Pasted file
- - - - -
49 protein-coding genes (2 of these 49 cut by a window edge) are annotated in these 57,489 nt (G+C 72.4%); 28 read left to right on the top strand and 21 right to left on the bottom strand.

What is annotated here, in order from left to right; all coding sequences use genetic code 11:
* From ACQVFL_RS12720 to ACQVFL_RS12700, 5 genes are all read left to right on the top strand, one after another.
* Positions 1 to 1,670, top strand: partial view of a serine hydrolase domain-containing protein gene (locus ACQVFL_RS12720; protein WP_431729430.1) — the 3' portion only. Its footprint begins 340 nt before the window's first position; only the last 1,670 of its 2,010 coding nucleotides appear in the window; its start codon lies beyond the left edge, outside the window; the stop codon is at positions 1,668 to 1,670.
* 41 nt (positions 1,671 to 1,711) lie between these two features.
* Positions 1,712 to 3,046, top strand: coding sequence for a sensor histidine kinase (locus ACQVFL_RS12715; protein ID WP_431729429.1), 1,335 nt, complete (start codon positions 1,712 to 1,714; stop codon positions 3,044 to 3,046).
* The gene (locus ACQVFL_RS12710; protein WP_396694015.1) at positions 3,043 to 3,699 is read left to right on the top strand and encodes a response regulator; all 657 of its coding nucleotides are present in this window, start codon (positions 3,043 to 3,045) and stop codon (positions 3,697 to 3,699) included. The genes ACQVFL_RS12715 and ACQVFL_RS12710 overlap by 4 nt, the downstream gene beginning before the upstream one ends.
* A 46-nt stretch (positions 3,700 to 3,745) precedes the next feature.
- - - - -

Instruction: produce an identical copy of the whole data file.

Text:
49 protein-coding genes (2 of these 49 cut by a window edge) are annotated in these 57,489 nt (G+C 72.4%); 28 read left to right on the top strand and 21 right to left on the bottom strand.

What is annotated here, in order from left to right; all coding sequences use genetic code 11:
* From ACQVFL_RS12720 to ACQVFL_RS12700, 5 genes are all read left to right on the top strand, one after another.
* Positions 1 to 1,670, top strand: partial view of a serine hydrolase domain-containing protein gene (locus ACQVFL_RS12720; protein WP_431729430.1) — the 3' portion only. Its footprint begins 340 nt before the window's first position; only the last 1,670 of its 2,010 coding nucleotides appear in the window; its start codon lies beyond the left edge, outside the window; the stop codon is at positions 1,668 to 1,670.
* 41 nt (positions 1,671 to 1,711) lie between these two features.
* Positions 1,712 to 3,046, top strand: coding sequence for a sensor histidine kinase (locus ACQVFL_RS12715; protein ID WP_431729429.1), 1,335 nt, complete (start codon positions 1,712 to 1,714; stop codon positions 3,044 to 3,046).
* The gene (locus ACQVFL_RS12710; protein WP_396694015.1) at positions 3,043 to 3,699 is read left to right on the top strand and encodes a response regulator; all 657 of its coding nucleotides are present in this window, start codon (positions 3,043 to 3,045) and stop codon (positions 3,697 to 3,699) included. The genes ACQVFL_RS12715 and ACQVFL_RS12710 overlap by 4 nt, the downstream gene beginning before the upstream one ends.
* A 46-nt stretch (positions 3,700 to 3,745) precedes the next feature.